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Thread: Help with softerner selection and water filtration

  1. #1
    DIY Junior Member Clinger's Avatar
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    Default Help with softerner selection and water filtration

    Hello, I'm new to posting on this forum but have learned a lot reading the excellent post and replies. I need to replace my old Waterboss softener and need some advice. Wife also wants a good quality water source for drinking and cooking.

    Old Waterboss, must be a 1-1.5 CuFt system. Has overflowed twice during regenerations, doesn't do a good job softening the water. Needs to go. We have 6 people in the house, 2 under 10. I believe our water usage is in the 300 gpd range. Well water at 35-55 psi using lines (I can adjust the settings and get 40-60 out of it if needed). Only 1 shower (of 2 in house) is used at any given time. SFR not more than 10gpm, we don't run a lot of faucets at same time.

    Had Culligan and Kinetico come out for estimates. Both gave water hardness #s of 24-25 gpg, and Iron level of 3.5 ppm. We get a very noticeable orange stain from the shower/faucets when the softener is not working properly or when the kids forget to add salt when needed. We have a TDS of 480-550. We also have some sediment from the well, but it is filtered out with 2 small filters (old Kenmore unit that needs to go).

    Estimate from Kinetico: 735 Unit (dual tank, around 42000 grain I think) along with a K5 RO system and a whole house filter set. Total cost $3800 plus tax. Which isn't that bad (for Kinetico) from what I've read on the net. Culligan unit was a single tank, about 42000 grain, with a pre-filter and RO system for about the same $.

    I'm planning on testing the Ph level next week, and also getting a professional water report before making final decisions. I really like the K5 RO system and the dual tank softener from Kinetico, but I think the price is still way too high.

    From my research, I think the 42000 grain system is way too small and will need to regen every 3 days or less. This seems to be inefficient. I'd like a system that regens about 5-7 days. I believe I need 300gpd water x (25gpg + 3.5 ppm*5) = 13000 grains per day, so I'd need a 60000-80000 grain system to regen every 5-7 days.

    This is what I'm looking at installing myself: A Fleck 9100 SXT Dual Tank 80000 grain softener. A 20 whole house sediment filter, and a quality RO system. Perhaps an iron filter if needed.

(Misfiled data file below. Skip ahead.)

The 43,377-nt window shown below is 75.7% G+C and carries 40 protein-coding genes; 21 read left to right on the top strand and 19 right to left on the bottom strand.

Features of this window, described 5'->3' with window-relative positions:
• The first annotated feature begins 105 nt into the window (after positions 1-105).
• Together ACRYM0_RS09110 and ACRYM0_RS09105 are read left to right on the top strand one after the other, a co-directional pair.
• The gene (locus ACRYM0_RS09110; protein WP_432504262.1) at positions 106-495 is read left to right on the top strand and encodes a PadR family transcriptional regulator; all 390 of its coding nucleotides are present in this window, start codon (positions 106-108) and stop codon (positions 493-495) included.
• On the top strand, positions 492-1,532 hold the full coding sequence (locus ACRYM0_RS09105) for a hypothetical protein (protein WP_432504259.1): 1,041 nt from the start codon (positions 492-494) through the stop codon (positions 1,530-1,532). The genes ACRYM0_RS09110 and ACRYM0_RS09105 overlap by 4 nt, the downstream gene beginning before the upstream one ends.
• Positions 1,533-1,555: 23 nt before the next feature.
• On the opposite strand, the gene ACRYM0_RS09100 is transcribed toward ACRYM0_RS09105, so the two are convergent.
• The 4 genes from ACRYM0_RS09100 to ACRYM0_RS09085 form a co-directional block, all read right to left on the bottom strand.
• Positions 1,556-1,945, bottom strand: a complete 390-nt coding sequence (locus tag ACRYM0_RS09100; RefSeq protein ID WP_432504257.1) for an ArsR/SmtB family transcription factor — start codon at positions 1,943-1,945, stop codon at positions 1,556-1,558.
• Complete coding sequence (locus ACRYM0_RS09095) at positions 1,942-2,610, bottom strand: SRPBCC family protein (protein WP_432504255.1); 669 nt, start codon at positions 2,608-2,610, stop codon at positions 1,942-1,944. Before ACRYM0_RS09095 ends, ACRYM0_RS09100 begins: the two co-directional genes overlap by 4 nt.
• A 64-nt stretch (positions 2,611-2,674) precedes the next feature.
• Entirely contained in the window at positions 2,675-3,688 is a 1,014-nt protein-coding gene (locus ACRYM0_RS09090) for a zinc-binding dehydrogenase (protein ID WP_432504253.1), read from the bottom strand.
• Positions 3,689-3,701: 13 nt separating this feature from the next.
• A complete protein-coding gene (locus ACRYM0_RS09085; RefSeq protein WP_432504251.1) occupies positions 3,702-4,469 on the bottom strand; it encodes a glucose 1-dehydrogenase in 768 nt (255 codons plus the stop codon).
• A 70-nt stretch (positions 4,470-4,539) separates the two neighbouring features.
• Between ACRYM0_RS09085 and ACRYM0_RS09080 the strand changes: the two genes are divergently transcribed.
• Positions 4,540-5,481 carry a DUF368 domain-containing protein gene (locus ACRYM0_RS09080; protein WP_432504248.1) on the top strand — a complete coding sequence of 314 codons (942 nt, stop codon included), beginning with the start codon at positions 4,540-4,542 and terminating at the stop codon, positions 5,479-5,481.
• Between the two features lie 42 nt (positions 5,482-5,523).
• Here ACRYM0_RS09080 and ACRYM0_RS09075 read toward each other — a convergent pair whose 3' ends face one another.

Questions:
    1. Do I need an independent iron filter system based on the 3.5 ppm iron content? Would a separate media filter such as MediaGuard KDF85 be good, if not, what should I get? Do I go with a smaller softener if iron filter is used?
    2. Is the 9100 at 80000 grain (dual tank) overkill? Should I go with a smaller dual tank unit (I want a dual tank option) and why? Calculations for softeners don't account for dual tank options.
    3. Should I go with Noryl or Stainless inlet (I'll get the bypass option either way)?
    4. Any other help or advice would be appreciated.

    Thanks for the time and the information.

  2. #2
    DIY Senior Member mialynette2003's Avatar
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    Default

    .[/QUOTE]
    Questions:
    1. Do I need an independent iron filter system based on the 3.5 ppm iron content? Would a separate media filter such as MediaGuard KDF85 be good, if not, what should I get? Do I go with a smaller softener if iron filter is used?.[/QUOTE]
    Answer: I would install an iron filter. Your salt efficiency would be very poor trying to remove that nuch iron along with the hardness not to memtion the wear and tear the softener will suffer wil the iron removal.

    .[/QUOTE] 2. Is the 9100 at 80000 grain (dual tank) overkill? Should I go with a smaller dual tank unit (I want a dual tank option) and why? Calculations for softeners don't account for dual tank options..[/QUOTE]
    Answer: My calculation show you will remove 116,025 grains every 7 days. On an efficiency setting, you would need a 6 CF unit. With a unit that big, you would need to worry about enough flow rate to properly backwash it. You should look at regen every about 3 days with a 3 CF unit.

    .[/QUOTE] 3. Should I go with Noryl or Stainless inlet (I'll get the bypass option either way)? .[/QUOTE]
    Answer: Doesn't matter.

    .[/QUOTE] 4. Any other help or advice would be appreciated. .[/QUOTE]
    Answer: Again, look into getting an iron filter installed before the softener.

    .[/QUOTE]Thanks for the time and the information.[/QUOTE]

  3. #3
    That's all folks! Gary Slusser's Avatar
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    Clinger, what is it that you like about a twin tank? Or why do you want one? Do you know that you only get water through one tank at a time? Do you know that that requires the same size tanks as a regular softener? I.E. that each would be say 3.0 cuft?

    60* 6= 360. 3.5* 4= 12, +25= 39, 360* 39= 14040 *8= 112320 rounded to 113000. That would be a much larger softener than I'd suggest so I would take the 11300/2= 56500 rounded to 57K and go with a 3 cuft (as they say 90K), and set the salt dose to 57,000/3333 grains per lb= 17.1 (so round to 17.5 or 18 if the valve doesn't allow but whole numbers. If you input minutes, you get 3 lbs per gallon of refill. You need a 24 hr reserve or subtract one day gallons (360) and you get gallons 57,000/39= 1461 - 360= 1100. 1100/360= 3 days.